Numerous research studies have established the strong relationship between teachers' vocabulary (a proxy for being broadly educated) and student achievement. For example: Wayne, A. J., & Youngs, P. (2003). Teacher characteristics and student achievement gains: A review. Review of Educational Research, 73(1), 89-122.; See also: Whitehurst, G. J. (2002, March). Scientifically based research on teacher quality: Research on teacher preparation and professional development. In White House Conference on Preparing Tomorrow's Teacher.; Ehrenberg, R. G., & Brewer, D. J. (1995). Did teachers' verbal ability and race matter in the 1960s?: Coleman revisited. Economics of Education Review, 14(1), 1-21.; Research also connects individual content knowledge with increased reading comprehension, making the capacity of the teacher to infuse all instruction with content of particular importance for student achievement. See: Willingham, D. T. (2006). How knowledge helps: It speeds and strengthens reading comprehension, learning and thinking. American Educator, 30(1), 30. Retrieved from https://www.aft.org/periodical/american-educator/spring-2006/how-knowledge-helps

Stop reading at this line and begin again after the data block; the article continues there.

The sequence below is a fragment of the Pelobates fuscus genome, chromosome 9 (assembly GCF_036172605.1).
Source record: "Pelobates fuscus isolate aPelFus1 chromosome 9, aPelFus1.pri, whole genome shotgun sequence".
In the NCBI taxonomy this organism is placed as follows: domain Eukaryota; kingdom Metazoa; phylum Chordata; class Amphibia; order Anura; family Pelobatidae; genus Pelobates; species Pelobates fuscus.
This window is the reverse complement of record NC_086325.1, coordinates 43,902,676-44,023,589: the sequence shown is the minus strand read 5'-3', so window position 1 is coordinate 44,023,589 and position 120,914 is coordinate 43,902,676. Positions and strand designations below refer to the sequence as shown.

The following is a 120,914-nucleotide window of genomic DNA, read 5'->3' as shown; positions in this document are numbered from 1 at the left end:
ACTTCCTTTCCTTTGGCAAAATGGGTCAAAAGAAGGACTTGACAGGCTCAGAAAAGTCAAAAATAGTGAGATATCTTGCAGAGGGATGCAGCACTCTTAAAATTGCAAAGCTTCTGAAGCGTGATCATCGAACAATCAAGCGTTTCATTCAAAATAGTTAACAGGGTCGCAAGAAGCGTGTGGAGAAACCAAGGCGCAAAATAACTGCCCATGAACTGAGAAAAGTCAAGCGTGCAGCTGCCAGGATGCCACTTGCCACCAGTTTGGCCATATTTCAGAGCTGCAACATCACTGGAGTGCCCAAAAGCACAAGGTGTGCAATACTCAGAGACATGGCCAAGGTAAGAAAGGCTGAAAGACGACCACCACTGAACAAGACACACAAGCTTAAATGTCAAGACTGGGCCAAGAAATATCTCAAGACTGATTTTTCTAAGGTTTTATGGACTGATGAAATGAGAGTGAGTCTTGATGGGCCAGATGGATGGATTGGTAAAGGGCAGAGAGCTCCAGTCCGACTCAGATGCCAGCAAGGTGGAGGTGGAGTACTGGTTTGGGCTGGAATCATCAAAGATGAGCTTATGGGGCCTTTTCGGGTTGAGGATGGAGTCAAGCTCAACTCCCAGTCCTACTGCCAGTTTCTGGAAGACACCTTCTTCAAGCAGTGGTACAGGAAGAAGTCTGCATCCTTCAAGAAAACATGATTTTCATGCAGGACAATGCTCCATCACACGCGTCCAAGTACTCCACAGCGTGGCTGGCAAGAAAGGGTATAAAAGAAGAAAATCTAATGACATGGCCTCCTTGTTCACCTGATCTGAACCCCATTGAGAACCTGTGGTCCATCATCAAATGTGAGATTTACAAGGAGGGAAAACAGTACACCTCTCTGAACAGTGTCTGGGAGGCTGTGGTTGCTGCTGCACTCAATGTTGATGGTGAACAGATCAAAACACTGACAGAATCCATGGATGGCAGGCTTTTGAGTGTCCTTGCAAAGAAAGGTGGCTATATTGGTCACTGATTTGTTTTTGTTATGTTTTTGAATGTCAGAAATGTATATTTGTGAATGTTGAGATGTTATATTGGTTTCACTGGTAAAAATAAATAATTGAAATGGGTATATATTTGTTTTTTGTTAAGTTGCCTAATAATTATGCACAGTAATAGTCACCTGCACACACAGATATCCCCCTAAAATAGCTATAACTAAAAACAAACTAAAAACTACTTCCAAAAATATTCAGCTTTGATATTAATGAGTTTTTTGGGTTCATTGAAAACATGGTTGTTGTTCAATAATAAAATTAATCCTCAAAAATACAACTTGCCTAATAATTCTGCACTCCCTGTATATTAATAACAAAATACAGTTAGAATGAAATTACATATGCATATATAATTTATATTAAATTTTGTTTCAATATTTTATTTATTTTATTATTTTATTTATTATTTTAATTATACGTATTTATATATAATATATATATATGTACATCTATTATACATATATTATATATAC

In fact, Sandra Stotsky has documented trends in which teacher candidates make inappropriate or irrelevant coursework choices that nonetheless satisfy state requirements. See: Stotsky, S., Haverty, L., Raymond, M., & Wenders, J. T. (2004). Can a state department of education increase teacher quality? Lessons learned in Massachusetts. Brookings papers on education policy, (7), 131-199.
 On the need for colleges and universities to improve their general education coursework requirements, see: Latzer, B. (2004). The hollow core: Failure of the general education curriculum. A fifty college study. American Council of Trustees and Alumni.; For a subject-specific example of institutions' failure to deliver solid liberal arts preparation, see: Intercollegiate Studies Institute. (2006). The coming crisis in citizenship: Higher education's failure to teach America's history and institutions. Retrieved from https://www.americancivicliteracy.org/2006/summary.html